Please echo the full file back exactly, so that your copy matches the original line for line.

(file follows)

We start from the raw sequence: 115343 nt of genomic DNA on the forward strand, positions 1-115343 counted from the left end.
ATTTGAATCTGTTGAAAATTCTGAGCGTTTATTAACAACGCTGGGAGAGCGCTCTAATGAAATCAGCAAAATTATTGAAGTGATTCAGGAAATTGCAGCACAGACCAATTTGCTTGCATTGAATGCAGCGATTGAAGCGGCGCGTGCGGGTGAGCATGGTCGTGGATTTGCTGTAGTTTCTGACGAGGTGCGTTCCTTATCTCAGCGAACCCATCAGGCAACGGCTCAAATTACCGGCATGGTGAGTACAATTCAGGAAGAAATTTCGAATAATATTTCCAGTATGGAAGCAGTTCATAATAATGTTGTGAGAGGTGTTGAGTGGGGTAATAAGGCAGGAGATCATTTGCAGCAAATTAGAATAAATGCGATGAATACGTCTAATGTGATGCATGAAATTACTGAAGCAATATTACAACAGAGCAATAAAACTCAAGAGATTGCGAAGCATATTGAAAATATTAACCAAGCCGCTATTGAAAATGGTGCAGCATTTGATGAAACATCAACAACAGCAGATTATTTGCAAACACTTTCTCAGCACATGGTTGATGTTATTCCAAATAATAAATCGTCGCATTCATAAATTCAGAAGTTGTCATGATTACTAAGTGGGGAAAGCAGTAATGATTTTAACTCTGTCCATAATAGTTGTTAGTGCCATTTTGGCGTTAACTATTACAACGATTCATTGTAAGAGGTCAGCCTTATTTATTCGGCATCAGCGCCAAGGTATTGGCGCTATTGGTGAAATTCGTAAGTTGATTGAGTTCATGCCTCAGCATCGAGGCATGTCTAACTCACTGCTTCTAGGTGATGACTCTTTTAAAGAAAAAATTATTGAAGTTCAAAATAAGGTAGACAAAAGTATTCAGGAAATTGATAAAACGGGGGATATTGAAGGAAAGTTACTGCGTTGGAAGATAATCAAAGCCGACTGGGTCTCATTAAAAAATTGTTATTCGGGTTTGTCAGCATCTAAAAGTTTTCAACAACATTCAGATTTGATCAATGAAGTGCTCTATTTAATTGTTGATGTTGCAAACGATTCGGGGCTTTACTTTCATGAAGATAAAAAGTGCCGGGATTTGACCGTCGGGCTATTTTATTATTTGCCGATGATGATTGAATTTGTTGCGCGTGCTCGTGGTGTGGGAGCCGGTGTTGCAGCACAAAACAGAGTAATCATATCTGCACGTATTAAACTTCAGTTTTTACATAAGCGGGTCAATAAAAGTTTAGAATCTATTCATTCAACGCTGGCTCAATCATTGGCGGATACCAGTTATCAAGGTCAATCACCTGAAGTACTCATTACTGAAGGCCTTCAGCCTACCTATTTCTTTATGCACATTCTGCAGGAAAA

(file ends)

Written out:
We start from the raw sequence: 115343 nt of genomic DNA on the forward strand, positions 1-115343 counted from the left end.
ATTTGAATCTGTTGAAAATTCTGAGCGTTTATTAACAACGCTGGGAGAGCGCTCTAATGAAATCAGCAAAATTATTGAAGTGATTCAGGAAATTGCAGCACAGACCAATTTGCTTGCATTGAATGCAGCGATTGAAGCGGCGCGTGCGGGTGAGCATGGTCGTGGATTTGCTGTAGTTTCTGACGAGGTGCGTTCCTTATCTCAGCGAACCCATCAGGCAACGGCTCAAATTACCGGCATGGTGAGTACAATTCAGGAAGAAATTTCGAATAATATTTCCAGTATGGAAGCAGTTCATAATAATGTTGTGAGAGGTGTTGAGTGGGGTAATAAGGCAGGAGATCATTTGCAGCAAATTAGAATAAATGCGATGAATACGTCTAATGTGATGCATGAAATTACTGAAGCAATATTACAACAGAGCAATAAAACTCAAGAGATTGCGAAGCATATTGAAAATATTAACCAAGCCGCTATTGAAAATGGTGCAGCATTTGATGAAACATCAACAACAGCAGATTATTTGCAAACACTTTCTCAGCACATGGTTGATGTTATTCCAAATAATAAATCGTCGCATTCATAAATTCAGAAGTTGTCATGATTACTAAGTGGGGAAAGCAGTAATGATTTTAACTCTGTCCATAATAGTTGTTAGTGCCATTTTGGCGTTAACTATTACAACGATTCATTGTAAGAGGTCAGCCTTATTTATTCGGCATCAGCGCCAAGGTATTGGCGCTATTGGTGAAATTCGTAAGTTGATTGAGTTCATGCCTCAGCATCGAGGCATGTCTAACTCACTGCTTCTAGGTGATGACTCTTTTAAAGAAAAAATTATTGAAGTTCAAAATAAGGTAGACAAAAGTATTCAGGAAATTGATAAAACGGGGGATATTGAAGGAAAGTTACTGCGTTGGAAGATAATCAAAGCCGACTGGGTCTCATTAAAAAATTGTTATTCGGGTTTGTCAGCATCTAAAAGTTTTCAACAACATTCAGATTTGATCAATGAAGTGCTCTATTTAATTGTTGATGTTGCAAACGATTCGGGGCTTTACTTTCATGAAGATAAAAAGTGCCGGGATTTGACCGTCGGGCTATTTTATTATTTGCCGATGATGATTGAATTTGTTGCGCGTGCTCGTGGTGTGGGAGCCGGTGTTGCAGCACAAAACAGAGTAATCATATCTGCACGTATTAAACTTCAGTTTTTACATAAGCGGGTCAATAAAAGTTTAGAATCTATTCATTCAACGCTGGCTCAATCATTGGCGGATACCAGTTATCAAGGTCAATCACCTGAAGTACTCATTACTGAAGGCCTTCAGCCTACCTATTTCTTTATGCACATTCTGCAGGAAAA